It’s not just Russian tanks and missiles that threaten Ukraine and the Western alliance. Its Russian cyberattacks.
Western democracies need to react against this danger with a common approach to tech regulation.
On January 13, 2022, Microsoft spotted a massive malware attack against Ukrainian government agencies, civil society organizations, and IT organizations. Fake ransomware appeared. File corrupter malware spread. The next day, attacks hit 70 entities, including the Foreign Ministry, the Cabinet of Ministers, and the Foreign and Defense Council. In February, a well-coordinated Distributed Denial of Service (DDoS) attack disabled Ukrainian defense agencies and banks.
From the type of organizations and agencies targeted, one must conclude that these were Kremlin-inspired attacks. More can be expected to follow. For the past decade and a half, cyberattacks have been part and parcel of Russia’s arsenal of hybrid warfare, not only against Ukraine but against the entire West, from foreign ministries, parliaments, to think tanks, all the way to WADA, the World Anti-Doping Agency.
The stakes are enormous. Cyberattacks damage economies, paralyze governments, and endanger human lives. In the mid-term, what goes for Russia goes all the more for China, its partner-in-crime in countering democrats and democracies.
Democracies must resist and make cybersecurity a central element of transatlantic security cooperation. This goes far beyond building NATO cyber centers of excellence such as in Tallinn. It encompasses general tech regulation. The old antagonism between Europe’s insistence on data privacy and consumers’ rights and US emphasis on low regulation and freedom of speech needs to add a third perspective: security, as the grand old man of German diplomacy, Ambassador Wolfgang Ischinger, has written.
The EU’s Strategic Compass highlights the dangers of cyberattacks, disinformation, and malign influence. What needs to happen now is the next logical step: a concerted effort at ‘security proofing’ not only products and services, but also in EU legislation.
This is where the current state of EU regulation is wanting. By compelling tech companies to share data with competitors, the bloc’s Digital Markets Act (DMA) and the Digital Services Act (DSA) pose severe security risks. The obligation to make digital infrastructure accessible to all actors, in the name of non-discrimination will, if nothing changes, include the malevolent actors from Europe’s proven cyber adversaries Russia, China, Iran, and elsewhere. Browser companies should be able to ‘discriminate’ against criminals and hostile state actors – that’s in everybody’s interest.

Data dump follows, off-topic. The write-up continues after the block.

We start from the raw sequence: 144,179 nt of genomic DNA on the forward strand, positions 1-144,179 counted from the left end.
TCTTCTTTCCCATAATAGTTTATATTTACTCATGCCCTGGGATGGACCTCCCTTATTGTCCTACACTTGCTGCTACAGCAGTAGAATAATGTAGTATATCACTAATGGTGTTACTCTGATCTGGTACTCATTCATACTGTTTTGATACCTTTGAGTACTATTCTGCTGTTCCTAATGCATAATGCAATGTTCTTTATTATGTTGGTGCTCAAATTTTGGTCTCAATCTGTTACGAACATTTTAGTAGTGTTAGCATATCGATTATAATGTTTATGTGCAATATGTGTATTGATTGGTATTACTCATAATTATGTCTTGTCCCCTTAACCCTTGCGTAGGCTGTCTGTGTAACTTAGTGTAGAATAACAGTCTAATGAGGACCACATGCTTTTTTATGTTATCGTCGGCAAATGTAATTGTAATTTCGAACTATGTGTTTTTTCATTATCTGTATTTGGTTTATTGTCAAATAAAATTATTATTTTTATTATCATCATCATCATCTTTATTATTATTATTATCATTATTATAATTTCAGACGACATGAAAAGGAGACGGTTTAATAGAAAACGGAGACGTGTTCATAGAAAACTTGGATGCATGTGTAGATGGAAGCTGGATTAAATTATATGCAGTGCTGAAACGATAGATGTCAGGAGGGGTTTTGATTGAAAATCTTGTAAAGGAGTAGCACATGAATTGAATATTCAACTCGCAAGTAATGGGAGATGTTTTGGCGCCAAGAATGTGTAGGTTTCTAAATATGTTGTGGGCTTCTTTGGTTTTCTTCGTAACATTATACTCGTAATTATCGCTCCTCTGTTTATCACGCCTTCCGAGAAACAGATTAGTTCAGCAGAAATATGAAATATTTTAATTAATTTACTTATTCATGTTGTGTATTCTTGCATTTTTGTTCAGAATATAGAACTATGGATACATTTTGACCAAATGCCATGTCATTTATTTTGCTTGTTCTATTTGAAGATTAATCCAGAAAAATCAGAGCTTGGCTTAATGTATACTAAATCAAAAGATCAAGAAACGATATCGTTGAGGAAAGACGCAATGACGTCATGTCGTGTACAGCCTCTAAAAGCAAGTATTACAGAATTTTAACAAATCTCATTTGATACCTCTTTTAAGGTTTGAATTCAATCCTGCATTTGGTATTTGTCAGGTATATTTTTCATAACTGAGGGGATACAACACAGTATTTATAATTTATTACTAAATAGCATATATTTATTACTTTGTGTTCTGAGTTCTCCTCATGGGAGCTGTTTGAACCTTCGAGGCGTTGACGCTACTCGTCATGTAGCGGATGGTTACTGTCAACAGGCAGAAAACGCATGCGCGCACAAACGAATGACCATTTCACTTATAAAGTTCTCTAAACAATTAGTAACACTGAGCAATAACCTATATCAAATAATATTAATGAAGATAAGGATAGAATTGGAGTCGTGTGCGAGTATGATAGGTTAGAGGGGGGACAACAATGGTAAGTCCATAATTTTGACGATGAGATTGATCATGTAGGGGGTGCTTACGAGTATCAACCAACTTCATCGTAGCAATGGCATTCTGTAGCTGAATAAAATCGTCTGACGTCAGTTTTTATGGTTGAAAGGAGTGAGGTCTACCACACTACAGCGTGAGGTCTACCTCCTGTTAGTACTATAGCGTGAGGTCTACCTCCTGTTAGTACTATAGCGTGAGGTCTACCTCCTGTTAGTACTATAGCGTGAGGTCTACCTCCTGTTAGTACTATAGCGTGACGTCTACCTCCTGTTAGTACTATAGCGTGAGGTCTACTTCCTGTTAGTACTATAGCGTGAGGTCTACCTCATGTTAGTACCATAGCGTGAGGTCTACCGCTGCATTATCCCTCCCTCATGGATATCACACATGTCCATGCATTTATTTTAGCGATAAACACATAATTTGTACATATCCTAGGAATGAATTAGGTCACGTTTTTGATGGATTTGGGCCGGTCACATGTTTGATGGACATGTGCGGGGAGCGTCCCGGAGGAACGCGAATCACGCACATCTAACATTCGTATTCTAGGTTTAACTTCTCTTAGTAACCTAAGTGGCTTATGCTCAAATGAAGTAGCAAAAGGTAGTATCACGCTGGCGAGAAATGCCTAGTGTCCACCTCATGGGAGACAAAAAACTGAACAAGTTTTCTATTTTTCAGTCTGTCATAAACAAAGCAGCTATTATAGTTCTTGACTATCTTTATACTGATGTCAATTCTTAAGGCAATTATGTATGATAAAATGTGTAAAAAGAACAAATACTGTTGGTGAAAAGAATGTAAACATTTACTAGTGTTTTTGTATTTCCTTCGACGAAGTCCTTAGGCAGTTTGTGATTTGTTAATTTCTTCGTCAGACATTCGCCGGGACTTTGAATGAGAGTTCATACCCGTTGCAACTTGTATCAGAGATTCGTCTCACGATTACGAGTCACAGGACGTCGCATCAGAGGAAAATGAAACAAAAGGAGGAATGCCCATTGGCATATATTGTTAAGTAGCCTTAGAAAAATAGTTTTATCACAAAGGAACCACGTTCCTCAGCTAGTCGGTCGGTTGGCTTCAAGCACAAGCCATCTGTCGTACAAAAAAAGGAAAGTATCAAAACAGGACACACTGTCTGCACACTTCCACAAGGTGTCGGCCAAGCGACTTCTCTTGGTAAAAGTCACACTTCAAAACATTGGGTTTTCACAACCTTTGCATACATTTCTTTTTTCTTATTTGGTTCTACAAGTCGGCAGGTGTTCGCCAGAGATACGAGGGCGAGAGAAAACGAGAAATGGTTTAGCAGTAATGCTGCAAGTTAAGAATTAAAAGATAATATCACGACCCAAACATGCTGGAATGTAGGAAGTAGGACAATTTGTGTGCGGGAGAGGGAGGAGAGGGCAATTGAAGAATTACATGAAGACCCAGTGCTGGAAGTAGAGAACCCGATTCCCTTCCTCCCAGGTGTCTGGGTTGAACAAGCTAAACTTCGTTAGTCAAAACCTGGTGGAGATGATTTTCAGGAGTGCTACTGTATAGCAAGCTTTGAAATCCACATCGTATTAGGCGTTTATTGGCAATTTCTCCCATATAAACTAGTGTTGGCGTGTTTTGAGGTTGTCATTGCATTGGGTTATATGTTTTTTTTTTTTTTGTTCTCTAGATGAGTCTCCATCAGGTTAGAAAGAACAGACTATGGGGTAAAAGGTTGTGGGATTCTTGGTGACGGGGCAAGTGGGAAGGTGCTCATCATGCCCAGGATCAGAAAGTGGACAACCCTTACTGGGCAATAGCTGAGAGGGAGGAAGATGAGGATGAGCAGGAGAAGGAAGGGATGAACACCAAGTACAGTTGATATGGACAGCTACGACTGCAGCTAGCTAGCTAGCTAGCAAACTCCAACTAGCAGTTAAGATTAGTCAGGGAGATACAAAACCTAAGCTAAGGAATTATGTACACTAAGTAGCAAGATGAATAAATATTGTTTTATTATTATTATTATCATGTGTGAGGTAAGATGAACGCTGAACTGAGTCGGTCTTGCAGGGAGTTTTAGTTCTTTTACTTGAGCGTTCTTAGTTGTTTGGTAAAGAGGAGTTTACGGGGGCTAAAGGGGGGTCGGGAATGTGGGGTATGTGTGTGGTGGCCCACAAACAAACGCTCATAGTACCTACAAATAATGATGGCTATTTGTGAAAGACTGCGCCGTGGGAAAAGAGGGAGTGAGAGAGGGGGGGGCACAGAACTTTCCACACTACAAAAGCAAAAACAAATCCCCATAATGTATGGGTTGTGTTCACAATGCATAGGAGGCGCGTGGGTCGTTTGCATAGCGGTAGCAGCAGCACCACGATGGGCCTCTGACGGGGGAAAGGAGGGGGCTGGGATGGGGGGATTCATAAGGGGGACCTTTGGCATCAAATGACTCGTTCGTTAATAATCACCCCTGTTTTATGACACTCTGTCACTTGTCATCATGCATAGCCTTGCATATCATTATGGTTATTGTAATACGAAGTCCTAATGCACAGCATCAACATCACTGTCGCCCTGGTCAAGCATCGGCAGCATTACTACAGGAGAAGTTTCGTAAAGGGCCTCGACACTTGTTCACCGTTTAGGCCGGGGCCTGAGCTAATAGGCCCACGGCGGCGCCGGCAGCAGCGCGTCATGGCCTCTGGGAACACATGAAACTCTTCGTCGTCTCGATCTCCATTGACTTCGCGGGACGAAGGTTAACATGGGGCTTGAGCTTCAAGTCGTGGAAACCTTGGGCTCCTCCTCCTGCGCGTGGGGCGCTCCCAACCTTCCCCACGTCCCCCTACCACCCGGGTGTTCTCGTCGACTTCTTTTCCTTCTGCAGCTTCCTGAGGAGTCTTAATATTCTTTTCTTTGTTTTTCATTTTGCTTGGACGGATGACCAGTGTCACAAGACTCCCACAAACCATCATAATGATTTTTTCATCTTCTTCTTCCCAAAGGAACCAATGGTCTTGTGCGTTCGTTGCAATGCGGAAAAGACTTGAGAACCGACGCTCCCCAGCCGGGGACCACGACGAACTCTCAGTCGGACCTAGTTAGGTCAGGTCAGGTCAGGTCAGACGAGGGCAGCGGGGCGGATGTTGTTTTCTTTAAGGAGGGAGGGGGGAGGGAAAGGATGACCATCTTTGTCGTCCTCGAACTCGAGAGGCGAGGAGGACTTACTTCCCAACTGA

There is considerable room for improvement in the way the US and the EU handle cybersecurity. Instead of playing up their differences in tech regulation, Europe and US must seek common ground, placing security and defense of democracy at the center of our efforts. Governments and businesses must also seek new forms of public-private partnership in the digital domain.
The real Bad Guys in the motion picture unfolding before our eyes, are not US Big Tech companies. It is the axis of authoritarians, led by Russia under Vladimir Putin and China under Xi Jinping. Democracies need to shape up against them.
Toomas Hendrik Ilves is former President of Estonia and a former Member of the European Parliament. He is a Nonresident Fellow at the Center for European Policy Analysis
Roland Freudenstein is Vice President of GLOBSEC, a Central European think tank.
WP Post Author
President Toomas Hendrik Ilves
WP Post Author
February 22, 2022
Bandwidth is an online journal covering crucial topics surrounding transatlantic cooperation on tech policy. All opinions are those of the author and do not necessarily represent the position or views of the institutions they represent or the Center for European Policy Analysis.